500.A15A4/1470: Telegram

The American Delegate (Wilson) to the Secretary of State

383. At tea with Sir John Simon this afternoon he developed the following thoughts on the German situation.

Sir John said that he was not sure what the future would bring forth but as he saw it there were only four ways by which “equality of rights” could be applied. These were:

Incorporation of the obligations of Germany in the same document as that of the other states.
The same duration for its obligations as for the other states.
The same qualitative criterion, in other words, the right of Germany to have the same types of weapons as the other states.
The same quantitative criterion, that is, the right of Germany freely to enter in the treaty the numbers of weapons and forces which it would freely negotiate as in the case of other states.

As to point 4, Sir John was very definite. Equality in numbers could under no circumstances be permitted since the purpose of this Conference was to reduce armaments. To admit the contrary trend would be derisive. He had been happy, he said, to note from advices from Washington that you were of the same opinion.

Point 3, according to Sir John, raises very difficult problems for the United States and England as well as France. Were we willing to accept a thesis whereby Germany would have the right to build a 35, 000–ton battleship? It had been hinted to Sir John that the Germans would like to have “echantillon” types, that is, types at least of the arms which are now forbidden it but which will be permitted the other powers after the negotiation of the treaty. Although not favoring this method he did not definitely exclude it from possibility if carefully restricted but felt it of the highest importance that our two countries should deliberate this question.

As to point 2, Sir John believed that this should be accorded Germany. In his note he had desired to hint this possibility.

As to point 1, there was no question in his mind but that this should be accorded.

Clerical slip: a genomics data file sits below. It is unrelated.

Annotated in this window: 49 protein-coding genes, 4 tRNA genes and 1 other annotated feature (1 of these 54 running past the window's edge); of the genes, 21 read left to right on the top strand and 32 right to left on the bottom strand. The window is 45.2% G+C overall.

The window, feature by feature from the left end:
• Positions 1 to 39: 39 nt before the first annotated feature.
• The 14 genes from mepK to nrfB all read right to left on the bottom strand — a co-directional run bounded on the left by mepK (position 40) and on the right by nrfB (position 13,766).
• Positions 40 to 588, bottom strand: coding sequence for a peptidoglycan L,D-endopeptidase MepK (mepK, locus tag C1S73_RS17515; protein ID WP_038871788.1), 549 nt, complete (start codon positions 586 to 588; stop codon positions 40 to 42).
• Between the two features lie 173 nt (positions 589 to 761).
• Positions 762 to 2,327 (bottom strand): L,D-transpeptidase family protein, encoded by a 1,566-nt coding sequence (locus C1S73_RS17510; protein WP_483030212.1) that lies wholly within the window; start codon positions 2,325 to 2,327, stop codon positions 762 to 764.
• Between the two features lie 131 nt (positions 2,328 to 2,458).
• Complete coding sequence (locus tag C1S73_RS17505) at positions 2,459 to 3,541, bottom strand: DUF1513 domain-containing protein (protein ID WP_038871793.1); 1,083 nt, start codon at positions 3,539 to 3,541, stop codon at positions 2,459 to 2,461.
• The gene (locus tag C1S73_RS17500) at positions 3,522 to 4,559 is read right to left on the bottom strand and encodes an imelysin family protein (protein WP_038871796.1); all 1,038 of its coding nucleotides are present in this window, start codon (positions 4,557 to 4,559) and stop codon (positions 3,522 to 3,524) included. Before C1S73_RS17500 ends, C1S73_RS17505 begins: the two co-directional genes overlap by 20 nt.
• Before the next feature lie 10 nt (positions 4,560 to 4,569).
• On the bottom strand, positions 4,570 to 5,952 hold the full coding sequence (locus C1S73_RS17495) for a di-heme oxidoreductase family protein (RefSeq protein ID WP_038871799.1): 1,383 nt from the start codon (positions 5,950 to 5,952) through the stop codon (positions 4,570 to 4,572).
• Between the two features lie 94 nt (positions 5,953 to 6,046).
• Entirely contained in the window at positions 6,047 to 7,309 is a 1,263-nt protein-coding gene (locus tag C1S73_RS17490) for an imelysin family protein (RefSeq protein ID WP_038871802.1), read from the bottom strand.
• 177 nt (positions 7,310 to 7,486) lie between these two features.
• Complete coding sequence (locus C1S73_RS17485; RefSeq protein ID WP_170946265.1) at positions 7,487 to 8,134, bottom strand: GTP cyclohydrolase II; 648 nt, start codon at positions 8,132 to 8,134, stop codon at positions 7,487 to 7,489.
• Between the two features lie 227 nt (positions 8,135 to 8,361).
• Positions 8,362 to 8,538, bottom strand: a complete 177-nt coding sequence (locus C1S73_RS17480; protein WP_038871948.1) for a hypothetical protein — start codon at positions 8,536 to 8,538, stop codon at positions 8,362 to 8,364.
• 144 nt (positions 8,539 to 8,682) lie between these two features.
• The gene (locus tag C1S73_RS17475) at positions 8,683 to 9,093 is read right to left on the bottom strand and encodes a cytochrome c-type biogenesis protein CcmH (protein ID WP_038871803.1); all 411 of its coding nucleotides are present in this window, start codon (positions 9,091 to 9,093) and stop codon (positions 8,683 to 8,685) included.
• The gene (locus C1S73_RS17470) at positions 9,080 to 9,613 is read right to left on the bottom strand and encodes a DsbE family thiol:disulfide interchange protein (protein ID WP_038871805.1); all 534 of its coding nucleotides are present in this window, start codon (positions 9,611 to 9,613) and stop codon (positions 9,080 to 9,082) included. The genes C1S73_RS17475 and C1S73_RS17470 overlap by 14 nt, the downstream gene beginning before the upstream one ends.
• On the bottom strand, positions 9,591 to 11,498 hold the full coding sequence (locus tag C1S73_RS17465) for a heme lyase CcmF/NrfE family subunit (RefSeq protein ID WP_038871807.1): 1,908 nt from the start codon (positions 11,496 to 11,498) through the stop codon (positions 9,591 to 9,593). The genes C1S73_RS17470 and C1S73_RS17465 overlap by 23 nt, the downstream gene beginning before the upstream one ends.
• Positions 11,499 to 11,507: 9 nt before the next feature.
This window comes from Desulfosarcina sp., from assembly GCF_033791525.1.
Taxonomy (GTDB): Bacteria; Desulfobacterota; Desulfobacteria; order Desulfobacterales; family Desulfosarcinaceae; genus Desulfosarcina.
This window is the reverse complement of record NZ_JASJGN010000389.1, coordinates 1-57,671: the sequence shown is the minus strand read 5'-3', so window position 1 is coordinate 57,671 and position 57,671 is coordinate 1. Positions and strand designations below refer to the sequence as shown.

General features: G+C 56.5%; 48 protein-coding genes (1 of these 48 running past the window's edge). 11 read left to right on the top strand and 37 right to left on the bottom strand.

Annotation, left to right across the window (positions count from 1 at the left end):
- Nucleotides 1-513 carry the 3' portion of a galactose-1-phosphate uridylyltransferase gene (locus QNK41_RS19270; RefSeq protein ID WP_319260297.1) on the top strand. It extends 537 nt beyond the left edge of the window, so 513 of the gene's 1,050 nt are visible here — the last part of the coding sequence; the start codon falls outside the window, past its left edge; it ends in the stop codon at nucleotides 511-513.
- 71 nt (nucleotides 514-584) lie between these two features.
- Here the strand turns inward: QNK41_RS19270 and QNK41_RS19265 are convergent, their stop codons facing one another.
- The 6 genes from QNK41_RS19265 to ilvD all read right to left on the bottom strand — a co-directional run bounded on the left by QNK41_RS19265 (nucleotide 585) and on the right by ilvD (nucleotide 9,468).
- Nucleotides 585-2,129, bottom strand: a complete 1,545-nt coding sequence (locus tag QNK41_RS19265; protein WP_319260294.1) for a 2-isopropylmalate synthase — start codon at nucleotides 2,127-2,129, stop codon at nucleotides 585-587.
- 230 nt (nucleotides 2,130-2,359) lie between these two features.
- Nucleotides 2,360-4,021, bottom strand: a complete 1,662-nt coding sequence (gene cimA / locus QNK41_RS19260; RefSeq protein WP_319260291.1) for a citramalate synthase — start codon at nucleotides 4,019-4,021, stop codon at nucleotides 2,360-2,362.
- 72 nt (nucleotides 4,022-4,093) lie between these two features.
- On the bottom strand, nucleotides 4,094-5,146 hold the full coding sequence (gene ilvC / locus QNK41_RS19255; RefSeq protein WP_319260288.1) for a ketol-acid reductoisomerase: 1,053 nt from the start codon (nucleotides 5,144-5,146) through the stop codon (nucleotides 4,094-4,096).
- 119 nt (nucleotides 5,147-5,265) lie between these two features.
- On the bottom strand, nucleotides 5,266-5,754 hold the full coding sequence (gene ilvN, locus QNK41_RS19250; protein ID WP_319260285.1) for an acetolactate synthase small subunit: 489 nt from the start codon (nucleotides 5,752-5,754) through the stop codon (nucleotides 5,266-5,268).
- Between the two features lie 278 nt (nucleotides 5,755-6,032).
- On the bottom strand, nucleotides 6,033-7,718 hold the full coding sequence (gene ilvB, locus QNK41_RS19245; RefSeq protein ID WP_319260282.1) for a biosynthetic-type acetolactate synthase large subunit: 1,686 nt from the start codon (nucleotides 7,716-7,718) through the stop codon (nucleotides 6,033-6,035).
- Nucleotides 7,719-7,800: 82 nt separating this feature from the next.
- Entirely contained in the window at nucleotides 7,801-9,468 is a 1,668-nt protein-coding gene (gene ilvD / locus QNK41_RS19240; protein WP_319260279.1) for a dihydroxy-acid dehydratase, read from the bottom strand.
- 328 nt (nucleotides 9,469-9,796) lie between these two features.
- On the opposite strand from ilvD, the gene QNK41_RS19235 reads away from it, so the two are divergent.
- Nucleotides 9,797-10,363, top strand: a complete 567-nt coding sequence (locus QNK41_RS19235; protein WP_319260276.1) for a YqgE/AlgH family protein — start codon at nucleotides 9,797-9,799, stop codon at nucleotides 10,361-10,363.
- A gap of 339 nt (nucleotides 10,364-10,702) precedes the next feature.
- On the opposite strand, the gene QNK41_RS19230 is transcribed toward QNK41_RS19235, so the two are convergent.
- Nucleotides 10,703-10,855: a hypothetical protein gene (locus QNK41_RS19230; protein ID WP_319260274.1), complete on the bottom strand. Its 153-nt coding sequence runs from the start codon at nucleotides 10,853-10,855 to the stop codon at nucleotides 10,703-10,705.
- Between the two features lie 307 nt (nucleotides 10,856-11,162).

Sir John could think of but one explanation to the ominous fact of the widespread opposition to accusations in Germany and that was that the Government there was endeavoring to persuade its people that there was neither a legal nor moral obligation placed upon them by part V of the Treaty and that this prefaced an announcement by Germany that it would no longer remain bound by part V. Ever [Page 445]since Nadolny had spoken,66 the question, I explained, had been in my mind as to whether Germany really desired to negotiate a reduction on the part of her neighbors or whether she desired to justify a renunciation of the Versailles military clauses. In the latter event Sir John felt that it was not the type of quarrel which would induce the French people to fight, to say nothing of the British and the Americans. It seemed to us here there was nothing the French could do to prevent Germany denouncing these clauses if it so desired but that they would take every means in their power to pile obloquy upon Germany even to the extent of forcing Germany out of the League although this would serve no purpose beyond inflaming public opinion.

Sir John will see von Neurath this evening but has no intention of going through this analysis with him as he has no knowledge yet whether von Neurath is seeking a solution or hoping for one, for the question still remains as to the real intention of the German Government.

Sir John described France as being between two alternatives; one, a refusal to amend the Treaty of Versailles or [i.e.] to make efforts to meet the German point of view. In this event he thought the Germans would probably refuse longer to be bound by the military clauses. The other alternative is perhaps to concede upon the first two of the four points mentioned above at the same time making such reductions as to make it worth while for Germany to take the further voluntary engagement for the duration of the treaty even though we have to listen to hours of discussion on security in which they continue to search for another path which does not exist. These are the only two alternatives facing France and when that is realized it will have to make its choice.

I thanked Sir John for this illuminating analysis and he said if you cared to put your thoughts on paper it would greatly interest him to learn whether you saw the picture in the same light.

  1. Speech of July 22, wherein the German delegate opposed the resolution concluding the first phase of the General Disarmament Conference; see p. 313.